I hate being right all the time:
Al Qaeda-inspired militants in Iraq vowed Thursday to march against Baghdad after seizing two key cities in the north of the country this week.
A spokesman for the Islamic State of Iraq and the Levant (ISIL) said in audio posted on militant websites commonly used by the group that the fighters have old scores to settle with Iraq’s Shiite-led government.
The spokesman, Abu Mohammed al-Adnani, also threatened that Sunni ISIL fighters would capture the southern Iraqi Shiite cities of Karbala and Najaf, which hold two of the holiest shrines for Shiite Muslims.
The Washington Post reported that militants had reached the city of Samarra, approximately 80 miles north of the Iraqi capital, by nightfall Wednesday.
Meanwhile, members of Iraq’s parliament were expected to vote Thursday on a request by embattled Prime Minister Nouri al-Maliki to declare a state of emergency. If lawmakers approve, the prime minister would be granted wider powers in running the country. Legal experts say those could include powers to impose curfews, restrict public movements and censor the media.
The Iraq prime minister has reportedly appealed for a military response from the Obama administration, but the New York Times reported that the White House has so far rebuffed al-Maliki’s requests. The Times reports that the White House has been reluctant to reengage in Iraq since withdrawing the last U.S. forces from the country in 2011.
Militants took Saddam Hussein’s hometown of Tikrit on Wednesday, as soldiers and security forces abandoned their posts and yielded ground once controlled by U.S. forces.
Only a day earlier, they seized control of much of Iraq’s second-largest city, Mosul, sending an estimated half a million people fleeing from their homes. As in Tikrit, the Sunni militants were able to move in after police and military forces melted away following relatively brief clashes.
The group, which has seized wide swaths of territory, aims to create an Islamic emirate spanning both sides of the Iraq-Syria border.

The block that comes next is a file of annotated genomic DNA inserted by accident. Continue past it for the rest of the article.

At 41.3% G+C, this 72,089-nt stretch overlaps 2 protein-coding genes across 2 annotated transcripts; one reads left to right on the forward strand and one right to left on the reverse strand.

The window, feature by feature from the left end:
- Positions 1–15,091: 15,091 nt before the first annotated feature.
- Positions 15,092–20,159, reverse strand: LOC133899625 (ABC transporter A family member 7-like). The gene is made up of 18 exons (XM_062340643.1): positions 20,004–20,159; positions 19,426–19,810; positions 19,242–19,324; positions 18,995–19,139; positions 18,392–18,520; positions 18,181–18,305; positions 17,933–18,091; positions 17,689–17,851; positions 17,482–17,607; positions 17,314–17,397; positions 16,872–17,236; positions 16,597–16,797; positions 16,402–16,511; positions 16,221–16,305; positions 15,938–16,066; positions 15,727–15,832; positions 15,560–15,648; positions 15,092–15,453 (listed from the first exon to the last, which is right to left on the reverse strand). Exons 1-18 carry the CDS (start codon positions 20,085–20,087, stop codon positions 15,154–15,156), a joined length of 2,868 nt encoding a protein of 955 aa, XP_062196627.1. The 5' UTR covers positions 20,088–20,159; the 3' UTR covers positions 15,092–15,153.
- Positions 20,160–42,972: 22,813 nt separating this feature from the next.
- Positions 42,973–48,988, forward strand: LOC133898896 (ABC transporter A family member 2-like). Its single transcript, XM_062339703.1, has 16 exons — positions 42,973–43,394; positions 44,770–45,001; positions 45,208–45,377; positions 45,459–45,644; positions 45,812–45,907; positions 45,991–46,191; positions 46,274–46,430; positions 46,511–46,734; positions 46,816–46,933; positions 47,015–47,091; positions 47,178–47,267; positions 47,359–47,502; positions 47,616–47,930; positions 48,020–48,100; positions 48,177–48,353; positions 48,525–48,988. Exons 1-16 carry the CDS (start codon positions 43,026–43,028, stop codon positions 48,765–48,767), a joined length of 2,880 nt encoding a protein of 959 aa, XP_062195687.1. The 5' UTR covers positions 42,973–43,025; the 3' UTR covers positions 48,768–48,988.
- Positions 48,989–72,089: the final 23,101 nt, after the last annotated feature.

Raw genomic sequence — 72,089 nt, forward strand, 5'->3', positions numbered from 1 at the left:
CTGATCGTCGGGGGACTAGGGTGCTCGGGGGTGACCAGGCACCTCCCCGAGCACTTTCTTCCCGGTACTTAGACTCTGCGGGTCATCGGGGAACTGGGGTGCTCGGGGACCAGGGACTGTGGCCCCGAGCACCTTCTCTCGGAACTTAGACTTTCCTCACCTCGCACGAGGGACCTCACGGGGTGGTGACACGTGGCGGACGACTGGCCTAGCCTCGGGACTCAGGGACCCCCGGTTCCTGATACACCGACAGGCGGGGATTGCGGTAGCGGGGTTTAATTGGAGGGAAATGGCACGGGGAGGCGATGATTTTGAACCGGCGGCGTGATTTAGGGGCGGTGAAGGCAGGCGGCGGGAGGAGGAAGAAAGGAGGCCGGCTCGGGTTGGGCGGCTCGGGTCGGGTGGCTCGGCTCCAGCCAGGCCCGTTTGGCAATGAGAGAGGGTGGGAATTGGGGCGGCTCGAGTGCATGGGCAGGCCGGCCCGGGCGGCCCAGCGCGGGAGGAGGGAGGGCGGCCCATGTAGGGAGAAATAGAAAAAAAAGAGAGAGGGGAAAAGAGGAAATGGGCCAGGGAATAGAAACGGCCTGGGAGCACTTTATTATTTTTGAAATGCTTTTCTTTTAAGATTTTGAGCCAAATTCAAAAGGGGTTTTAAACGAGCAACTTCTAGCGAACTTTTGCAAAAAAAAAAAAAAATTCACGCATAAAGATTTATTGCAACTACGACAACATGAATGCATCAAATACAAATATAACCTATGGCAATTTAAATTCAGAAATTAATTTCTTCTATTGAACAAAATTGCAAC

The capture of Mosul — along with the fall of Tikrit and the militants’ earlier seizure of the city of Fallujah and parts of Ramadi, the capital of western Anbar province — have undone hard-fought gains against insurgents in the years following the 2003 invasion by U.S.-led forces.
Vietnam and Iraq. Two wars we never should have fought, about forty years apart. We won all the battles and still lost both wars. I was too young for the first, but I opposed the second. I predicted that it would not end well, and I am being proven right.
Some will blame Bush for invading Iraq in the first place, and they’ll be right. Others will blame Obama for losing a war we had already won, and they’ll be right too.
American voters strongly supported the invasion of Iraq in 2003. I know this because I was one of the minority who didn’t. Then in 2008 the American voters elected a guy who promised to end the war, or at least our part in it.
Well, he did. Alea iacta est
It was sad and humiliating to watch the rapid collapse of South Vietnam after the withdrawal of U.S. forces. Sad because so many people had to die for nothing. Humiliating because we were powerless to stop it.
Now history repeats itself as the U.S. prepares to evacuate our embassy in Baghdad. Will there be another Killing Fields? Will the Kurds become the new boat people?
I don’t know. We’ll just have to watch events unfold and hope for the best. However I will predict that the next two years will not be pretty as Russia, Iran, the Taliban, al Qaeda, China and other geopolitical foes of the United States take advantage of the weakness of Barack Obama.